While an idea of recording the second single was in the air I was paying a visit to Lansdowne Road and it was discussed that the band wanted to place mugshots of various people onto the eventual artwork.

I went out to the nearest photo booth with Magnus who was quite a character. He was a relatively well connected roadie and did a fair amount of regular work at the Clarendon in Hammersmith. Bands he had worked for were quite vast including New Model Army, The Cult, Play Dead as well as Tea House Camp and Kindergarten.

We came away with four mugshots from Seven Sisters tube station and wondered back to Lansdowne Road where we placed them in a pile with other booth photographs already collated. Something like half a year later the record had been recorded and pressed and artwork ready to go to the printers and I was quite chuffed to see that three of the four photo booth photos had been used. One of me, one of Magnus with his treasured (and seemingly always worn) eagle baseball cap on, and one of the both of us together.  My little brothers girlfriend of the time named Amy was also on the inside cover…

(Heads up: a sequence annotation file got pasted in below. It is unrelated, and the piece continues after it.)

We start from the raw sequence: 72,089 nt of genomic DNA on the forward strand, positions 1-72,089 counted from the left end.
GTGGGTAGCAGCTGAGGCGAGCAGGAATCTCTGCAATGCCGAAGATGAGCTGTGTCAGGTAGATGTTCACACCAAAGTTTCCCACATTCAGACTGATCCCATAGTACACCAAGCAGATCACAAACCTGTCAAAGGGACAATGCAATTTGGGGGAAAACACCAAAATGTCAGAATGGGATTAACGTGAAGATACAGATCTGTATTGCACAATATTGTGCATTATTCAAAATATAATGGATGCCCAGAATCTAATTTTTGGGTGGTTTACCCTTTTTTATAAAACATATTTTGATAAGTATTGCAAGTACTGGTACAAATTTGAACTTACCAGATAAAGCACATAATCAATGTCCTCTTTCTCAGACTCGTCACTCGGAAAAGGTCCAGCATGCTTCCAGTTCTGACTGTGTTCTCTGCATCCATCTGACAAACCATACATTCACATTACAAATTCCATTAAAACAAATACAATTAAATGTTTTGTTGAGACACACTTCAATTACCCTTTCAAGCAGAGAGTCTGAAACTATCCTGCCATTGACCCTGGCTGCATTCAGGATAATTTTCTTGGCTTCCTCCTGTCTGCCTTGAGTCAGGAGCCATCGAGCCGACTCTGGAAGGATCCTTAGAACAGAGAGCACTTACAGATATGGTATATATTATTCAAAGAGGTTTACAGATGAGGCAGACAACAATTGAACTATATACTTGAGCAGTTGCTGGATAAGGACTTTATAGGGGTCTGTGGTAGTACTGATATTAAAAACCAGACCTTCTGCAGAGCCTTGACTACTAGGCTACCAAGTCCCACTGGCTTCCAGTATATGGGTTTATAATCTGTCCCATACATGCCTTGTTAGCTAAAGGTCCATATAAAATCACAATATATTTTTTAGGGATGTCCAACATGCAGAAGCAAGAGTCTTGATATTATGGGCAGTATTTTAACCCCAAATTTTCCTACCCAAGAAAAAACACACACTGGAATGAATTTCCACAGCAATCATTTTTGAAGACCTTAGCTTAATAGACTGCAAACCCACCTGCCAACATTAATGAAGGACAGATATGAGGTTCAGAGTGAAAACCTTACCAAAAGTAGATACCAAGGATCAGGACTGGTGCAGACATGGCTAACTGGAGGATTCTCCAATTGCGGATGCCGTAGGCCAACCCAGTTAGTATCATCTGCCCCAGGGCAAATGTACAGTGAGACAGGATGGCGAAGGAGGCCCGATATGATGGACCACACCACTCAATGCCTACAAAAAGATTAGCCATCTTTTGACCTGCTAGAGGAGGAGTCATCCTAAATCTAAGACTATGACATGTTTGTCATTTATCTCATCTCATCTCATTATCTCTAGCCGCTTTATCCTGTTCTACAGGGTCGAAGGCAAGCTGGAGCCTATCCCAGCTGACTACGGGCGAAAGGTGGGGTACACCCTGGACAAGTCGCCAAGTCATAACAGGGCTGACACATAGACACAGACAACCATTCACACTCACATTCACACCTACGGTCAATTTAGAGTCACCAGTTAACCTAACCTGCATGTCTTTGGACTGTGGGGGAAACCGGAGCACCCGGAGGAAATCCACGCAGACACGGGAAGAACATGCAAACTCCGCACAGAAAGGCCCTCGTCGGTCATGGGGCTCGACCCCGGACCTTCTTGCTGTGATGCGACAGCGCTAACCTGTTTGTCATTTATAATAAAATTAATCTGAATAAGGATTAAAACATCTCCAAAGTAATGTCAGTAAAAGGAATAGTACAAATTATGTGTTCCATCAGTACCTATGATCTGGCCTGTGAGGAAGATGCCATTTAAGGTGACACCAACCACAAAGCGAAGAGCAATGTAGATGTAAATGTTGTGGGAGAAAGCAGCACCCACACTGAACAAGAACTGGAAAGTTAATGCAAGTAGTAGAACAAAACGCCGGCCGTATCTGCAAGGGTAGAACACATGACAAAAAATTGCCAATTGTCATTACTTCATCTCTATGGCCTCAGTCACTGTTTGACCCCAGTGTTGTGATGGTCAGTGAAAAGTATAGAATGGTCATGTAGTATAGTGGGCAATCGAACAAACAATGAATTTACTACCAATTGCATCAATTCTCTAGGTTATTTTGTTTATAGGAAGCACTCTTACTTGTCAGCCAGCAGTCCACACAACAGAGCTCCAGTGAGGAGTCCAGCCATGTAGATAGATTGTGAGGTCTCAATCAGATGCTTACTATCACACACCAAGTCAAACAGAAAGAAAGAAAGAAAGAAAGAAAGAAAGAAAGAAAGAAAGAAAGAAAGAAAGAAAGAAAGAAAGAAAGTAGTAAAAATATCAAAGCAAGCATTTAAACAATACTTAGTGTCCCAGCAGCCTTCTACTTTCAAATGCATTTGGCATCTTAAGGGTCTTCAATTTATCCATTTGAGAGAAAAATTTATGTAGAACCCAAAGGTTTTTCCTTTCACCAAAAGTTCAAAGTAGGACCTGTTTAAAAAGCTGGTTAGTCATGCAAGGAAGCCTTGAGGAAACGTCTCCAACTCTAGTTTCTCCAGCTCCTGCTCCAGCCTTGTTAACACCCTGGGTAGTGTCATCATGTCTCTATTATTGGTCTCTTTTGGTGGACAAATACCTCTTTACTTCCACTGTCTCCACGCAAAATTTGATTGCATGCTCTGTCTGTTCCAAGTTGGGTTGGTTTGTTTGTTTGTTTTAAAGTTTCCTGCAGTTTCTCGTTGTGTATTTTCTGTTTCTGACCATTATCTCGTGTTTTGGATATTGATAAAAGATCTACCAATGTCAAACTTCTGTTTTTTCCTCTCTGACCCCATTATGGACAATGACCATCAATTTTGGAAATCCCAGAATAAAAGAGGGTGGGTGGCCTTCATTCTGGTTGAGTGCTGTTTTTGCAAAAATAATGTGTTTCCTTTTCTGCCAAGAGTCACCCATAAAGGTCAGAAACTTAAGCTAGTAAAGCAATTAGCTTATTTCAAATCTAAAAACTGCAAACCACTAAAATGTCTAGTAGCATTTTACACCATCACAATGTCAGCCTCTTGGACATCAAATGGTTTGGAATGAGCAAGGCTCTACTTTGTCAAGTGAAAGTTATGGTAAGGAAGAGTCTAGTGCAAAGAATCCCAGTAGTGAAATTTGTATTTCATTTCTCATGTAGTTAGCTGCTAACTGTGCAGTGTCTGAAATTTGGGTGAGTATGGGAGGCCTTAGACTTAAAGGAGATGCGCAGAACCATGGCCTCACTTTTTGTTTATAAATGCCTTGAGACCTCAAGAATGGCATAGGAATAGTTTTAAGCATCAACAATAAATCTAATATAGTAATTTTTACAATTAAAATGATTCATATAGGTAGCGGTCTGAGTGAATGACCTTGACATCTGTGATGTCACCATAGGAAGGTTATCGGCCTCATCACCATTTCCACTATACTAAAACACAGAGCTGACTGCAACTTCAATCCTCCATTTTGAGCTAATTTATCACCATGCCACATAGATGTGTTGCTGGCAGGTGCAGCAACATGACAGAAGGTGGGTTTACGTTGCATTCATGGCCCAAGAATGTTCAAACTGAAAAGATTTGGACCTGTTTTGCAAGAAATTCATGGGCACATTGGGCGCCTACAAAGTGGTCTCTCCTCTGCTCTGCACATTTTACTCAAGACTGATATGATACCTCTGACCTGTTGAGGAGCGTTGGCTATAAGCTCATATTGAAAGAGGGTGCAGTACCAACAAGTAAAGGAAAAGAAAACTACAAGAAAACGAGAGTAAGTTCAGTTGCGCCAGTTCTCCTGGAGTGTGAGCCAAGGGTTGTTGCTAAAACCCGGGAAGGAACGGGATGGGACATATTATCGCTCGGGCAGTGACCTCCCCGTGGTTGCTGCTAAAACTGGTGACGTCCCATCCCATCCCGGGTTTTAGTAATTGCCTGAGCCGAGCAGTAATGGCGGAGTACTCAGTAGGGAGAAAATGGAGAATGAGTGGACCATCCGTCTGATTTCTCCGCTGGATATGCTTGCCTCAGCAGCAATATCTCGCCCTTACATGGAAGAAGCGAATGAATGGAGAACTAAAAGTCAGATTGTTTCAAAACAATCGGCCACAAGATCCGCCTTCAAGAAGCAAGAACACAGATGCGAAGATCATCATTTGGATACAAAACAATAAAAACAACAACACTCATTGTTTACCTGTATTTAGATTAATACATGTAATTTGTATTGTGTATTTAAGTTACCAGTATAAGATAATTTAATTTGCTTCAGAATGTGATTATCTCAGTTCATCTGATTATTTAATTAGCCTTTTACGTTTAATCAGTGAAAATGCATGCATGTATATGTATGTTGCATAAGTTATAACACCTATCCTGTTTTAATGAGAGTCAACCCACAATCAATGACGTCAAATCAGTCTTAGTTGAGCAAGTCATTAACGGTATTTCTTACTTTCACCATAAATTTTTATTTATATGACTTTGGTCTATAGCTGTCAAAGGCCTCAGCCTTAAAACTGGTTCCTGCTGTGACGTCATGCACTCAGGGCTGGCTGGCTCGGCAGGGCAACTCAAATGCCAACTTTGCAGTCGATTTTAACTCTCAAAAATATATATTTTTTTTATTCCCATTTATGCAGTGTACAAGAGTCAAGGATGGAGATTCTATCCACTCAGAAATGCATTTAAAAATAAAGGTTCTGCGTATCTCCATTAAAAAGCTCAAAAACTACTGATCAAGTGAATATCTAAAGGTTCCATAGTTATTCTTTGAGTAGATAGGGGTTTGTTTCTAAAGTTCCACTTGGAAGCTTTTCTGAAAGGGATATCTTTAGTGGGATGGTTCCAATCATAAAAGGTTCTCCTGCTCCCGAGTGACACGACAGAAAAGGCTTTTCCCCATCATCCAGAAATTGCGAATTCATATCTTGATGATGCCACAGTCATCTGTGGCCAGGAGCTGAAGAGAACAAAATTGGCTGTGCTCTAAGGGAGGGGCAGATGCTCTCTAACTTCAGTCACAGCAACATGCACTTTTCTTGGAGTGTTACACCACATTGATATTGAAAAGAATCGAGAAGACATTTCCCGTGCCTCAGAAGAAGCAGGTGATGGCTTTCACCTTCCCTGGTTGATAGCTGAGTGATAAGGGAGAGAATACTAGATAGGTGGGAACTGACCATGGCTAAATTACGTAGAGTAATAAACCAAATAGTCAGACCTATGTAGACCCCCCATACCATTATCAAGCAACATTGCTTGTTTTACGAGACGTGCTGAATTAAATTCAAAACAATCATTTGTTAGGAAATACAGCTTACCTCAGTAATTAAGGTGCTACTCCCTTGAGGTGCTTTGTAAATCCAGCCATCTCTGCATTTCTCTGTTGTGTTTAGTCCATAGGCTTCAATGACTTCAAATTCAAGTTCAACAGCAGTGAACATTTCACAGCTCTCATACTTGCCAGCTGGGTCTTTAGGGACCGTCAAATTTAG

Margates Hidden Youth Culture History – Turner Contemporary Gallery – September 2011

Wednesday, September 14th, 2011

Iain Aitch’s photograph exhibition of Margate’s old punks, skins, mods, rockers, rockabillies and other youth culture opens up on 17th September 2011 at the Turner Contemporary in Margate, alongside work by Peter Blake, Andy Warhol and David Hockney. The exhibition also shows off a selection of printed matter, flyers, fanzines etc from the Toby Mott collection as well as many short films on several stands with private head phones as well as two cinema rooms. The whole exhibition is entitled Nothing In The World But Youth.